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WASHINGTON (AP) _ Half of America's low- and moderate-income families see down payments and closing costs as major obstacles to buying a home, according to a study released Sunday.

Forty-one percent believe the lack of affordable homes is a very or fairly big problem, says the study commissioned by the Fannie Mae Foundation, a groups that advocates affordable housing.

Researchers commissioned by the foundation surveyed 300 ``working families'' _ metropolitan-area households with children and at least one employed adult and incomes up to $54,000, the national median. They also polled 1,004 adults nationwide.

``For many working Americans, squeezed between incomes that aren't rising nearly as fast as housing costs, the result is that more and more worry about finding a home in a community where they are comfortable living,'' said Stacey Davis, chief executive and president of the Fannie Mae Foundation.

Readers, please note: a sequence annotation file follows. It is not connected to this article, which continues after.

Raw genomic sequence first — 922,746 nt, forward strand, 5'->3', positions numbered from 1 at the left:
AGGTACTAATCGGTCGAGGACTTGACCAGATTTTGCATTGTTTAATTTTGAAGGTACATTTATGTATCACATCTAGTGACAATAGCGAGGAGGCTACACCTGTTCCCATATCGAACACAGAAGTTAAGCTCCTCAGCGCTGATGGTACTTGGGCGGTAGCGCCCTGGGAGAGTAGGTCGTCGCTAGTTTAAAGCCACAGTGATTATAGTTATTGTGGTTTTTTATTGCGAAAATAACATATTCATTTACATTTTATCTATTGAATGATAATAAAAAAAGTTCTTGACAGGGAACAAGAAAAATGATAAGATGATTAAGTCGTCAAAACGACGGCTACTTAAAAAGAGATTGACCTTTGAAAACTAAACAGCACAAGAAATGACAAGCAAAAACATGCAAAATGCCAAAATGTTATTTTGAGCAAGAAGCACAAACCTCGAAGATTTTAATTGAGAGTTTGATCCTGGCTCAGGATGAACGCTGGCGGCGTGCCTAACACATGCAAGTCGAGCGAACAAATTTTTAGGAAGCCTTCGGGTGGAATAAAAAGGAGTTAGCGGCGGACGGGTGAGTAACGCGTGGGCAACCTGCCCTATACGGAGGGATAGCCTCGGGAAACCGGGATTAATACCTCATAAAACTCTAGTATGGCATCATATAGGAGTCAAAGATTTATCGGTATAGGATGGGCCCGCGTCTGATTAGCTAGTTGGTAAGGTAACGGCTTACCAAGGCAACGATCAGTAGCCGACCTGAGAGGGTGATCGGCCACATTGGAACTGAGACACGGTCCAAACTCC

The study found regional differences in Americans' level of concern about affordable housing.

Just over half living on the West Coast and 40 percent in the Northeast think the lack of affordable homes is a big problem, compared with 34 percent in the South and 28 percent in the Midwest.

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On the Net:

Fannie Mae Foundation: http://www.fanniemaefoundation.org/